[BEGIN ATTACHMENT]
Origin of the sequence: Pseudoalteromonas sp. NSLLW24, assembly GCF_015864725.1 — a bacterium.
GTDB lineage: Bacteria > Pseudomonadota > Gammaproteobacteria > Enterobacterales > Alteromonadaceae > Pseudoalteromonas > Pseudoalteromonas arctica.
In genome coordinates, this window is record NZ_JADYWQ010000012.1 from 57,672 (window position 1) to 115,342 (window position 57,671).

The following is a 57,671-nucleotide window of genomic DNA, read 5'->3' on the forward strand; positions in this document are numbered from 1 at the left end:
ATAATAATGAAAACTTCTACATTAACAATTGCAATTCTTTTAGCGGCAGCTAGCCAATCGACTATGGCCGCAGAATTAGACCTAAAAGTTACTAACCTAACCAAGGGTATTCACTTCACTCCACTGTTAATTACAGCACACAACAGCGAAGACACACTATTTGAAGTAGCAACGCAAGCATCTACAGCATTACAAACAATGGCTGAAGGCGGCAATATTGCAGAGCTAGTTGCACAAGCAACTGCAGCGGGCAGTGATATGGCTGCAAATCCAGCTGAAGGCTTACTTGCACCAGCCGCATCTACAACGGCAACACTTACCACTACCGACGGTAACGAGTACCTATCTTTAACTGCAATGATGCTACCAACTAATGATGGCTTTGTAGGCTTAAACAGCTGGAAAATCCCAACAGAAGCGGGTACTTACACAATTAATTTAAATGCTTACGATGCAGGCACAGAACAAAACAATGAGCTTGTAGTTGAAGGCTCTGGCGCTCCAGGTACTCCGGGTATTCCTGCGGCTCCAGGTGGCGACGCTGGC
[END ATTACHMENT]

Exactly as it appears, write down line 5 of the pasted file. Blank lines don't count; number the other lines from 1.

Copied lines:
ATAATAATGAAAACTTCTACATTAACAATTGCAATTCTTTTAGCGGCAGCTAGCCAATCGACTATGGCCGCAGAATTAGACCTAAAAGTTACTAACCTAACCAAGGGTATTCACTTCACTCCACTGTTAATTACAGCACACAACAGCGAAGACACACTATTTGAAGTAGCAACGCAAGCATCTACAGCATTACAAACAATGGCTGAAGGCGGCAATATTGCAGAGCTAGTTGCACAAGCAACTGCAGCGGGCAGTGATATGGCTGCAAATCCAGCTGAAGGCTTACTTGCACCAGCCGCATCTACAACGGCAACACTTACCACTACCGACGGTAACGAGTACCTATCTTTAACTGCAATGATGCTACCAACTAATGATGGCTTTGTAGGCTTAAACAGCTGGAAAATCCCAACAGAAGCGGGTACTTACACAATTAATTTAAATGCTTACGATGCAGGCACAGAACAAAACAATGAGCTTGTAGTTGAAGGCTCTGGCGCTCCAGGTACTCCGGGTATTCCTGCGGCTCCAGGTGGCGACGCTGGC